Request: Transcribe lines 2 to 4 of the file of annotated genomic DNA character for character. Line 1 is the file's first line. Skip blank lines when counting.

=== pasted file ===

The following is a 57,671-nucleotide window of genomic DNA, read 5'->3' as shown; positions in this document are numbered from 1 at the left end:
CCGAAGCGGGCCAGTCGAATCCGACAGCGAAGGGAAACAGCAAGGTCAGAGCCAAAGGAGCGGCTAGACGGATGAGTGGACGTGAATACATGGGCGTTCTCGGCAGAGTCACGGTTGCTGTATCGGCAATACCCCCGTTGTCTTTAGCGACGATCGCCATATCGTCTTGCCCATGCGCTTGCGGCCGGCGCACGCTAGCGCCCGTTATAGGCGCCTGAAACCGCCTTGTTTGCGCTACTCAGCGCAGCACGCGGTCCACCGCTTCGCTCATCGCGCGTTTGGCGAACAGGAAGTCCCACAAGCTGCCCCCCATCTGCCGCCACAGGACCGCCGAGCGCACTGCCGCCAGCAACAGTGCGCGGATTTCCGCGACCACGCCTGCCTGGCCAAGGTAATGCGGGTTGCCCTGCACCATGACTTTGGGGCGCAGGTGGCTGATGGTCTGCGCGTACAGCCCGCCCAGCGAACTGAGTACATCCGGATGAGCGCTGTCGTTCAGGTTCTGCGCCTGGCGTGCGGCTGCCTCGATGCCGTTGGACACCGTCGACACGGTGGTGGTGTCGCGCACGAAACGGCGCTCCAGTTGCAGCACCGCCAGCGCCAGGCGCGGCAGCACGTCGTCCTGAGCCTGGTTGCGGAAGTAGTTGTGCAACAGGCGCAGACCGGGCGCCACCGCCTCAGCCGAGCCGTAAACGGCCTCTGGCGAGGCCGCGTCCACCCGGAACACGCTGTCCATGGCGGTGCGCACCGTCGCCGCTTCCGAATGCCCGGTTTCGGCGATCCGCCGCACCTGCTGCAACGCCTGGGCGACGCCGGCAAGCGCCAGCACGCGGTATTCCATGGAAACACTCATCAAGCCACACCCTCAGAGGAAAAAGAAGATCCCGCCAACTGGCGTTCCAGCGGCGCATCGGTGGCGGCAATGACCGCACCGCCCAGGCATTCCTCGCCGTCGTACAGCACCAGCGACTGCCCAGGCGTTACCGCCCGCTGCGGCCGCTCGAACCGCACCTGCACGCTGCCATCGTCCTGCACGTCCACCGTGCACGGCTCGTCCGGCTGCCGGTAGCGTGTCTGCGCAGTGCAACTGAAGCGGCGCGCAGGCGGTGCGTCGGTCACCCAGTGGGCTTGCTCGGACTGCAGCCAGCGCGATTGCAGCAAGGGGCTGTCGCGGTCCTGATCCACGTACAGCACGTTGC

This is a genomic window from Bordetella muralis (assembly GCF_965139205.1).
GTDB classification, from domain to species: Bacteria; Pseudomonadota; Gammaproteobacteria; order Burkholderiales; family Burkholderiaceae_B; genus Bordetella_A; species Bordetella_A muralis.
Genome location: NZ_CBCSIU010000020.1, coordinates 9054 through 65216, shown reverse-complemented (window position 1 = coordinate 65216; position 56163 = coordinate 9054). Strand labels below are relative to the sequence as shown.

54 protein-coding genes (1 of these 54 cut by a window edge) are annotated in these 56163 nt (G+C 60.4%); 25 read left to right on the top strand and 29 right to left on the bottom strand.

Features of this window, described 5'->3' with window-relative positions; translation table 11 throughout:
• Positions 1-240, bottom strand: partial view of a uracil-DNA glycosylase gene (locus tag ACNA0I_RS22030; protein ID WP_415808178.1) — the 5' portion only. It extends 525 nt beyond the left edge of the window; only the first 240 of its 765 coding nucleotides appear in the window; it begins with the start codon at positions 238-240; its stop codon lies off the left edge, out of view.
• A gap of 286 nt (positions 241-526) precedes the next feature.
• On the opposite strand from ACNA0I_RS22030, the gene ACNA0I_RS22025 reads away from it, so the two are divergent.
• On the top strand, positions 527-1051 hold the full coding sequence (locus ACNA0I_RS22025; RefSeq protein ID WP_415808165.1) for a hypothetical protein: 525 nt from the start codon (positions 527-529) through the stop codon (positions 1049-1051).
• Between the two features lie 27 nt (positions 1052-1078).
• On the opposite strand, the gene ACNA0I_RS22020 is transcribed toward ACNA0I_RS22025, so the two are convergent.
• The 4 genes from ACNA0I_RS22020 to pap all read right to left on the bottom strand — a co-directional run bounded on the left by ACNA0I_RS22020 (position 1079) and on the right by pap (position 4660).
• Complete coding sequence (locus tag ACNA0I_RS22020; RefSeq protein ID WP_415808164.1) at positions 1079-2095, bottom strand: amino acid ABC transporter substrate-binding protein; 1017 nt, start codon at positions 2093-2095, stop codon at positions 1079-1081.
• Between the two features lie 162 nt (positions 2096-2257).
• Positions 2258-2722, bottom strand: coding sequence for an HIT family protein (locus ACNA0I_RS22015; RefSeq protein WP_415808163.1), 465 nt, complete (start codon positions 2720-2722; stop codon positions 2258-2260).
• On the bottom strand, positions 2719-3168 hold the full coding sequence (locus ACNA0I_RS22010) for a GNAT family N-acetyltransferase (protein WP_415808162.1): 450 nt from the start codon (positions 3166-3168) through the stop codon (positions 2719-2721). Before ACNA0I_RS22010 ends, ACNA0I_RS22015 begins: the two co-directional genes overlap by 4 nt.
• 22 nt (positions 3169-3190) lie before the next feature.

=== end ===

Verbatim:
CCGAAGCGGGCCAGTCGAATCCGACAGCGAAGGGAAACAGCAAGGTCAGAGCCAAAGGAGCGGCTAGACGGATGAGTGGACGTGAATACATGGGCGTTCTCGGCAGAGTCACGGTTGCTGTATCGGCAATACCCCCGTTGTCTTTAGCGACGATCGCCATATCGTCTTGCCCATGCGCTTGCGGCCGGCGCACGCTAGCGCCCGTTATAGGCGCCTGAAACCGCCTTGTTTGCGCTACTCAGCGCAGCACGCGGTCCACCGCTTCGCTCATCGCGCGTTTGGCGAACAGGAAGTCCCACAAGCTGCCCCCCATCTGCCGCCACAGGACCGCCGAGCGCACTGCCGCCAGCAACAGTGCGCGGATTTCCGCGACCACGCCTGCCTGGCCAAGGTAATGCGGGTTGCCCTGCACCATGACTTTGGGGCGCAGGTGGCTGATGGTCTGCGCGTACAGCCCGCCCAGCGAACTGAGTACATCCGGATGAGCGCTGTCGTTCAGGTTCTGCGCCTGGCGTGCGGCTGCCTCGATGCCGTTGGACACCGTCGACACGGTGGTGGTGTCGCGCACGAAACGGCGCTCCAGTTGCAGCACCGCCAGCGCCAGGCGCGGCAGCACGTCGTCCTGAGCCTGGTTGCGGAAGTAGTTGTGCAACAGGCGCAGACCGGGCGCCACCGCCTCAGCCGAGCCGTAAACGGCCTCTGGCGAGGCCGCGTCCACCCGGAACACGCTGTCCATGGCGGTGCGCACCGTCGCCGCTTCCGAATGCCCGGTTTCGGCGATCCGCCGCACCTGCTGCAACGCCTGGGCGACGCCGGCAAGCGCCAGCACGCGGTATTCCATGGAAACACTCATCAAGCCACACCCTCAGAGGAAAAAGAAGATCCCGCCAACTGGCGTTCCAGCGGCGCATCGGTGGCGGCAATGACCGCACCGCCCAGGCATTCCTCGCCGTCGTACAGCACCAGCGACTGCCCAGGCGTTACCGCCCGCTGCGGCCGCTCGAACCGCACCTGCACGCTGCCATCGTCCTGCACGTCCACCGTGCACGGCTCGTCCGGCTGCCGGTAGCGTGTCTGCGCAGTGCAACTGAAGCGGCGCGCAGGCGGTGCGTCGGTCACCCAGTGGGCTTGCTCGGACTGCAGCCAGCGCGATTGCAGCAAGGGGCTGTCGCGGTCCTGATCCACGTACAGCACGTTGC

This is a genomic window from Bordetella muralis (assembly GCF_965139205.1).
GTDB classification, from domain to species: Bacteria; Pseudomonadota; Gammaproteobacteria; order Burkholderiales; family Burkholderiaceae_B; genus Bordetella_A; species Bordetella_A muralis.